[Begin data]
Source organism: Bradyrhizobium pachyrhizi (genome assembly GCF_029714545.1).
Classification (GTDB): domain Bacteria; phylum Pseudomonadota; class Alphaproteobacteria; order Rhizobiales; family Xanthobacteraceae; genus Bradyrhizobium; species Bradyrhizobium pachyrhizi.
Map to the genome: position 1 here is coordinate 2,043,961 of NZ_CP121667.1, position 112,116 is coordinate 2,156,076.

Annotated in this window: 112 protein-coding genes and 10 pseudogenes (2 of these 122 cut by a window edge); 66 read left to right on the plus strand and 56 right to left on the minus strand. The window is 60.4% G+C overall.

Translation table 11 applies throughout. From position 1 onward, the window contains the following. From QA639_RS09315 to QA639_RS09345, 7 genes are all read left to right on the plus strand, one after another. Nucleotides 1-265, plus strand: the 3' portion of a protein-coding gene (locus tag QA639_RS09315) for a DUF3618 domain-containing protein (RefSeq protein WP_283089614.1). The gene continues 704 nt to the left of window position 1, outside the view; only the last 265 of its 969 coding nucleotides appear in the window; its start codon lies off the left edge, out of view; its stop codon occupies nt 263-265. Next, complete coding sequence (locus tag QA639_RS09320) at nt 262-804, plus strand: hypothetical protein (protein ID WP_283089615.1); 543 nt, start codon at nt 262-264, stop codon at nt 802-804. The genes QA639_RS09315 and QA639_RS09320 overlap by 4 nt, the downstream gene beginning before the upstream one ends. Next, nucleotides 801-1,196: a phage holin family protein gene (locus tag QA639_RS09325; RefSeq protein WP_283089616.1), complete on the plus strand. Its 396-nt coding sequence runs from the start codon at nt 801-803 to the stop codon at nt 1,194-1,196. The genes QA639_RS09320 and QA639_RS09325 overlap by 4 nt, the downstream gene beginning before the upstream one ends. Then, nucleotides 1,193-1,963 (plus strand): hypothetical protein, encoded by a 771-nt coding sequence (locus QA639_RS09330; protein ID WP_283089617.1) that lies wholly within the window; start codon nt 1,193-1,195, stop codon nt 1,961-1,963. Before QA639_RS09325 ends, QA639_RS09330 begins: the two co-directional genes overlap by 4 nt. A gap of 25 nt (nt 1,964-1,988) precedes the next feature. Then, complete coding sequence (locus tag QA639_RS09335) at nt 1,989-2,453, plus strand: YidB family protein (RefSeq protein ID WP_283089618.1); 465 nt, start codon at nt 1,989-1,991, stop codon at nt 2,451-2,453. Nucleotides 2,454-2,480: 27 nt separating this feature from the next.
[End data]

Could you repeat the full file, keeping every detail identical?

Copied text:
Source organism: Bradyrhizobium pachyrhizi (genome assembly GCF_029714545.1).
Classification (GTDB): domain Bacteria; phylum Pseudomonadota; class Alphaproteobacteria; order Rhizobiales; family Xanthobacteraceae; genus Bradyrhizobium; species Bradyrhizobium pachyrhizi.
Map to the genome: position 1 here is coordinate 2,043,961 of NZ_CP121667.1, position 112,116 is coordinate 2,156,076.

Annotated in this window: 112 protein-coding genes and 10 pseudogenes (2 of these 122 cut by a window edge); 66 read left to right on the plus strand and 56 right to left on the minus strand. The window is 60.4% G+C overall.

Translation table 11 applies throughout. From position 1 onward, the window contains the following. From QA639_RS09315 to QA639_RS09345, 7 genes are all read left to right on the plus strand, one after another. Nucleotides 1-265, plus strand: the 3' portion of a protein-coding gene (locus tag QA639_RS09315) for a DUF3618 domain-containing protein (RefSeq protein WP_283089614.1). The gene continues 704 nt to the left of window position 1, outside the view; only the last 265 of its 969 coding nucleotides appear in the window; its start codon lies off the left edge, out of view; its stop codon occupies nt 263-265. Next, complete coding sequence (locus tag QA639_RS09320) at nt 262-804, plus strand: hypothetical protein (protein ID WP_283089615.1); 543 nt, start codon at nt 262-264, stop codon at nt 802-804. The genes QA639_RS09315 and QA639_RS09320 overlap by 4 nt, the downstream gene beginning before the upstream one ends. Next, nucleotides 801-1,196: a phage holin family protein gene (locus tag QA639_RS09325; RefSeq protein WP_283089616.1), complete on the plus strand. Its 396-nt coding sequence runs from the start codon at nt 801-803 to the stop codon at nt 1,194-1,196. The genes QA639_RS09320 and QA639_RS09325 overlap by 4 nt, the downstream gene beginning before the upstream one ends. Then, nucleotides 1,193-1,963 (plus strand): hypothetical protein, encoded by a 771-nt coding sequence (locus QA639_RS09330; protein ID WP_283089617.1) that lies wholly within the window; start codon nt 1,193-1,195, stop codon nt 1,961-1,963. Before QA639_RS09325 ends, QA639_RS09330 begins: the two co-directional genes overlap by 4 nt. A gap of 25 nt (nt 1,964-1,988) precedes the next feature. Then, complete coding sequence (locus tag QA639_RS09335) at nt 1,989-2,453, plus strand: YidB family protein (RefSeq protein ID WP_283089618.1); 465 nt, start codon at nt 1,989-1,991, stop codon at nt 2,451-2,453. Nucleotides 2,454-2,480: 27 nt separating this feature from the next.